I think some of the narrative that we've gotten a lot of is, you know, you're wealthy and therefore selfish. Actually, the argument that he made was that the wealth came from the connections. The wealth came from knowing people and being involved and therefore having more opportunity and therefore being exposed to that many more ideas and therefore being more intelligent and things like that.
And really those things are available to everyone. You know, you can connect with people. The ways that I like to connect with people: I have a podcast. I invite people onto the podcast And almost every connection that I have is tied to an institution or an activity.
So like I have my school friends, my people from my alumni group. I have people from my other alumni group from grad school. I have friends from church, friends that I golf with. You know, there, there are certain activities, and it almost is like, the activity is the excuse, really.
Because for whatever reason, we don't want to just say, "Hey, you know, do you want to be friends? You want to just pal around for a little bit."
We have to say, "Do you want to go golfing?" And we ended up spending time together that way.
You know, listening to this story has made me think. Because when I'm talking to people, I often mention things that I've learned or I've read. But listening to Sam, I'm wondering if this practice doesn't actually help me connect to the listener.
To show what I mean here, let's listen to one of Sam's other story exercises.
This one, is a beginning story exercise where the only instruction you have is to start with the words, " The thing about bicycles."
The thing about bicycles is they are your first experience with freedom.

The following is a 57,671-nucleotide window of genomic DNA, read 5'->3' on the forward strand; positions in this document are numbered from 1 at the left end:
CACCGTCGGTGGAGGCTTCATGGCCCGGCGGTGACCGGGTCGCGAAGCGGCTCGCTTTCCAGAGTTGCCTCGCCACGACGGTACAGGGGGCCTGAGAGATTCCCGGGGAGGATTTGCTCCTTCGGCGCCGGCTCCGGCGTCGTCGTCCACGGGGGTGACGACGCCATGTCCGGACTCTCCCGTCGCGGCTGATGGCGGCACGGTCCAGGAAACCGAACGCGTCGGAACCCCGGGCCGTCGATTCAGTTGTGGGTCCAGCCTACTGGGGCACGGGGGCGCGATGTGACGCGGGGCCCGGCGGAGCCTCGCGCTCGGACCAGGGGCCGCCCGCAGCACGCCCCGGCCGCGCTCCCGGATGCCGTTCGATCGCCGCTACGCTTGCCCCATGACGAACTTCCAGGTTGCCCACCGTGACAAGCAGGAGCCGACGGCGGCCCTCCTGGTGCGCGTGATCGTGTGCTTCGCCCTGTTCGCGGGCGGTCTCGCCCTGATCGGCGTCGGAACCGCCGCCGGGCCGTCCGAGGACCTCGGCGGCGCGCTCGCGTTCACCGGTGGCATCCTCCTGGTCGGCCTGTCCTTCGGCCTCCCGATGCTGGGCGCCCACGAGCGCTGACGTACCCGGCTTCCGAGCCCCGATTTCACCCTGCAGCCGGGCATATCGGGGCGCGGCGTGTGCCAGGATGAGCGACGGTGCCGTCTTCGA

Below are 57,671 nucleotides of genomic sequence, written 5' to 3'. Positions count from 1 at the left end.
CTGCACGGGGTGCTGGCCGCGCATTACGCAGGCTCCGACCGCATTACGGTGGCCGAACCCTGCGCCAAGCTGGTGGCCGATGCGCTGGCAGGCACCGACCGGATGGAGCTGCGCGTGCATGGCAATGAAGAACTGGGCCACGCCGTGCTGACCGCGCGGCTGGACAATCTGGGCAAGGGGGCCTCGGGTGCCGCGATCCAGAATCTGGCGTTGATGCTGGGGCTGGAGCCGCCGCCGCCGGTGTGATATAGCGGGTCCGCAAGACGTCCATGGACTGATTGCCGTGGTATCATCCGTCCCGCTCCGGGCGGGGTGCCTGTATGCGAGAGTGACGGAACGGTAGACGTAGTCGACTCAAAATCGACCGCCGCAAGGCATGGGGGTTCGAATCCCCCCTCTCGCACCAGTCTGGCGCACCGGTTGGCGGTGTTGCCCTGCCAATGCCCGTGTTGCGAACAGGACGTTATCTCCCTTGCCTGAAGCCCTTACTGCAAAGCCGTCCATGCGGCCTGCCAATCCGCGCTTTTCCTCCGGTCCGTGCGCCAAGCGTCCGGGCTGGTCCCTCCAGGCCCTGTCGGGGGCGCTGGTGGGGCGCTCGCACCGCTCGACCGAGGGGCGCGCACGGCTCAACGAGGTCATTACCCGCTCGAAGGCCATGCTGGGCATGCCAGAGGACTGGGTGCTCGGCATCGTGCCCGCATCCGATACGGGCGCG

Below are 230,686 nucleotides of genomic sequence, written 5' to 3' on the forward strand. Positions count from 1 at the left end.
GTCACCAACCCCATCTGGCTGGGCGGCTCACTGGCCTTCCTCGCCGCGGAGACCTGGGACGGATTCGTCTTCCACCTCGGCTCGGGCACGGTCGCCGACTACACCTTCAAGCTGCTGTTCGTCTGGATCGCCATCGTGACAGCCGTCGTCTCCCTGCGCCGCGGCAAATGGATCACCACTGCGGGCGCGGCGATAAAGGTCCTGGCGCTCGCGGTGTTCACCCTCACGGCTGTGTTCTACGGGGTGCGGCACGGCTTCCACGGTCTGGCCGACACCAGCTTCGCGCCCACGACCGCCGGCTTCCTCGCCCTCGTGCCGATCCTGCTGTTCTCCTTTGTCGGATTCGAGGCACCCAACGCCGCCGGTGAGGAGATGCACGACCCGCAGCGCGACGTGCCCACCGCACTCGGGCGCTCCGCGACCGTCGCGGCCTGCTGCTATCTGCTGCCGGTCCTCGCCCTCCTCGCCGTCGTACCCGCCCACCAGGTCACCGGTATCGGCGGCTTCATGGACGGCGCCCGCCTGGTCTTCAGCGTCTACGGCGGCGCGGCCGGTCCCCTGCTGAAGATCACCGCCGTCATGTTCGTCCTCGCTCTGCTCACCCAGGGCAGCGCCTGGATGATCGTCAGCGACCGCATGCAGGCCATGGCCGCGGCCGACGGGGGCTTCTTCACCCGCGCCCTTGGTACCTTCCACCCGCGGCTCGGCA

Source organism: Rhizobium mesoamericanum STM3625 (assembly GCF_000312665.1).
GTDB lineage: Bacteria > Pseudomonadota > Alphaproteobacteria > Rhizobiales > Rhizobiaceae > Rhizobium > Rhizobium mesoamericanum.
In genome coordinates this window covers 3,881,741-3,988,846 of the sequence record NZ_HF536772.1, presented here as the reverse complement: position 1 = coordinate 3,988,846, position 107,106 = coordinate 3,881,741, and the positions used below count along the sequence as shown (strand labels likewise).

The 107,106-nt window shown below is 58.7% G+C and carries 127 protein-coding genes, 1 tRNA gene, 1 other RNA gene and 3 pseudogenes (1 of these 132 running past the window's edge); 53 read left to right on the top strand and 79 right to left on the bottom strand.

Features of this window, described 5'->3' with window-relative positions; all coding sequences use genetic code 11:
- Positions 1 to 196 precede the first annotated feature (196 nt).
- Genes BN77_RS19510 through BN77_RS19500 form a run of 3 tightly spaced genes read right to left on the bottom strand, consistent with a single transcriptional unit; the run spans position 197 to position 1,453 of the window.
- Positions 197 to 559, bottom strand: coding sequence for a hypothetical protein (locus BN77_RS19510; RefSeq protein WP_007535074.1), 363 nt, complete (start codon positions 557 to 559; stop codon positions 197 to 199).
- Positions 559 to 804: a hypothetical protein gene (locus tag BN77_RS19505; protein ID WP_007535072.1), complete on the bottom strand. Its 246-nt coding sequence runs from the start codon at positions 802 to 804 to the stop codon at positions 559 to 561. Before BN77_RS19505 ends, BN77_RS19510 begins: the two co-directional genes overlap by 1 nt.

For me as a child, I remember growing up, I lived in Minnesota and the summers we would get on our bikes and we would just ride and go anywhere. And honestly, it was a really rough neighborhood. And when I look back on it, Um, I'm sure my mom, I just gave her fits because I would just get on my bike and ride around the ghettos of St. Paul, Minnesota. But for me, it really did kind of just open up this world to me. It was all of a sudden I could go anywhere and be anyone and do anything. And I think that sense has really stuck with me for a long time. And truthfully, I think that bicycle riding could have been kind of formative to that.
Part of the hallmarks of my personality is that unexplored terrain really appeals to me. It appeals to this sense of adventure that I have. And that really manifests itself, as a child, in the bicycle. To me, it wasn't just a bicycle. It was a ticket to anywhere. Anywhere that my legs could go. Which admittedly was not very far. It's not like I was, you know, a marathoner or anything.
Um, but yeah, that's, that's the thing about bicycles there, your first real sense of freedom. And from there on out, you're just exploring the world, and they can kind of instill that first little sense of adventure and give you a taste of what the world can be like. For me, I loved my bicycle. I still love my bicycle.
I do mountain biking now, but I have always enjoyed it and it's something I like.
Which story made you feel more connected to Sam? Was it the bicycle story or the connection story?
Sam's storytelling has got me wondering. If, when I mention a book or an idea, am I inadvertently hiding or obscuring myself from the listener?
Anyhow. More importantly. Do you know, feel that you're getting to know Sam?
If you looked at his LinkedIn profile right now and you needed a service or advice, would you now be more comfortable having a call with him? I do hope so.
And if nothing else. I hope that you've learned, that Sam Norton is awesome.
I'd love to know what you think. And if you have any comments or questions about this podcast, you can let me know via the comments on the show notes at connectionrequested.com or send a voice message via the Connection Requested page on anchor.com.
Please share this podcast, preferably on LinkedIn.
And keep on having fun, making the very best of connections.
Oh, and of course, SUBSCRIBE!!! 😎